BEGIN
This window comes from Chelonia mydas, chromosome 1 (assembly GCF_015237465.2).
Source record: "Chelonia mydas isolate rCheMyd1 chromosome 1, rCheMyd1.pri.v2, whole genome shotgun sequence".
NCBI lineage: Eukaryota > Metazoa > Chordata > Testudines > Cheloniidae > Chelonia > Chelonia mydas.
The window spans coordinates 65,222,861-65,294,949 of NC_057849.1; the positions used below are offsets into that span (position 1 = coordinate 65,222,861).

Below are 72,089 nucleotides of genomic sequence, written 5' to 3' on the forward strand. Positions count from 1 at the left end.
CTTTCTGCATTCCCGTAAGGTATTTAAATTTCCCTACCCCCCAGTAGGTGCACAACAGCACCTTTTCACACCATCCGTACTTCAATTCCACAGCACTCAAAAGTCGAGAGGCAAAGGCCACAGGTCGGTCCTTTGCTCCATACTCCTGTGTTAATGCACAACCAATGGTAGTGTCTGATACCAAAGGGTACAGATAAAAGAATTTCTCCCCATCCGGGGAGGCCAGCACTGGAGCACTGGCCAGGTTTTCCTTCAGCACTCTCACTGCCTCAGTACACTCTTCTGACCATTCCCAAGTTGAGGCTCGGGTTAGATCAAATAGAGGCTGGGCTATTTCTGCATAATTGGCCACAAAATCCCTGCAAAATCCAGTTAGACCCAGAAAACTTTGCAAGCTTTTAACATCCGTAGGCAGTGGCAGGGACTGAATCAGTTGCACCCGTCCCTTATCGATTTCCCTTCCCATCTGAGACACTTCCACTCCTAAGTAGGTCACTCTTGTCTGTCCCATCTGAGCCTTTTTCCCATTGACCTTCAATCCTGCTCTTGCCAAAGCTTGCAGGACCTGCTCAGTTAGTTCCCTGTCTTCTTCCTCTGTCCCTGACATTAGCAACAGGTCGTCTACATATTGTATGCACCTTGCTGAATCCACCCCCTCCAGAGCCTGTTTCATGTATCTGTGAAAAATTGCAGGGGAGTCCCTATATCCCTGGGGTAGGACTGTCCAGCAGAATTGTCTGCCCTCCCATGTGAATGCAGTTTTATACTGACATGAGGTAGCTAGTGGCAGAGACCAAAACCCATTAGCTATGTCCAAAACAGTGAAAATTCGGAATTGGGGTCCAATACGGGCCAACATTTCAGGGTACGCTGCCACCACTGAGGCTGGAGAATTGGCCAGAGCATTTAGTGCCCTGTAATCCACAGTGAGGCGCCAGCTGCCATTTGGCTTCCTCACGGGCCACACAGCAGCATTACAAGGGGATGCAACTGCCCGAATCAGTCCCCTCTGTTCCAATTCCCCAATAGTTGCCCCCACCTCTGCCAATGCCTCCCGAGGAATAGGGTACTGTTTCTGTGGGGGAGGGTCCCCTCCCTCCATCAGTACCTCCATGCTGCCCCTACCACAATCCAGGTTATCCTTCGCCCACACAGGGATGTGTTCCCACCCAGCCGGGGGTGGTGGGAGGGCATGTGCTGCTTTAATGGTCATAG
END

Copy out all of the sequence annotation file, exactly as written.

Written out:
This window comes from Chelonia mydas, chromosome 1 (assembly GCF_015237465.2).
Source record: "Chelonia mydas isolate rCheMyd1 chromosome 1, rCheMyd1.pri.v2, whole genome shotgun sequence".
NCBI lineage: Eukaryota > Metazoa > Chordata > Testudines > Cheloniidae > Chelonia > Chelonia mydas.
The window spans coordinates 65,222,861-65,294,949 of NC_057849.1; the positions used below are offsets into that span (position 1 = coordinate 65,222,861).

Below are 72,089 nucleotides of genomic sequence, written 5' to 3' on the forward strand. Positions count from 1 at the left end.
CTTTCTGCATTCCCGTAAGGTATTTAAATTTCCCTACCCCCCAGTAGGTGCACAACAGCACCTTTTCACACCATCCGTACTTCAATTCCACAGCACTCAAAAGTCGAGAGGCAAAGGCCACAGGTCGGTCCTTTGCTCCATACTCCTGTGTTAATGCACAACCAATGGTAGTGTCTGATACCAAAGGGTACAGATAAAAGAATTTCTCCCCATCCGGGGAGGCCAGCACTGGAGCACTGGCCAGGTTTTCCTTCAGCACTCTCACTGCCTCAGTACACTCTTCTGACCATTCCCAAGTTGAGGCTCGGGTTAGATCAAATAGAGGCTGGGCTATTTCTGCATAATTGGCCACAAAATCCCTGCAAAATCCAGTTAGACCCAGAAAACTTTGCAAGCTTTTAACATCCGTAGGCAGTGGCAGGGACTGAATCAGTTGCACCCGTCCCTTATCGATTTCCCTTCCCATCTGAGACACTTCCACTCCTAAGTAGGTCACTCTTGTCTGTCCCATCTGAGCCTTTTTCCCATTGACCTTCAATCCTGCTCTTGCCAAAGCTTGCAGGACCTGCTCAGTTAGTTCCCTGTCTTCTTCCTCTGTCCCTGACATTAGCAACAGGTCGTCTACATATTGTATGCACCTTGCTGAATCCACCCCCTCCAGAGCCTGTTTCATGTATCTGTGAAAAATTGCAGGGGAGTCCCTATATCCCTGGGGTAGGACTGTCCAGCAGAATTGTCTGCCCTCCCATGTGAATGCAGTTTTATACTGACATGAGGTAGCTAGTGGCAGAGACCAAAACCCATTAGCTATGTCCAAAACAGTGAAAATTCGGAATTGGGGTCCAATACGGGCCAACATTTCAGGGTACGCTGCCACCACTGAGGCTGGAGAATTGGCCAGAGCATTTAGTGCCCTGTAATCCACAGTGAGGCGCCAGCTGCCATTTGGCTTCCTCACGGGCCACACAGCAGCATTACAAGGGGATGCAACTGCCCGAATCAGTCCCCTCTGTTCCAATTCCCCAATAGTTGCCCCCACCTCTGCCAATGCCTCCCGAGGAATAGGGTACTGTTTCTGTGGGGGAGGGTCCCCTCCCTCCATCAGTACCTCCATGCTGCCCCTACCACAATCCAGGTTATCCTTCGCCCACACAGGGATGTGTTCCCACCCAGCCGGGGGTGGTGGGAGGGCATGTGCTGCTTTAATGGTCATAG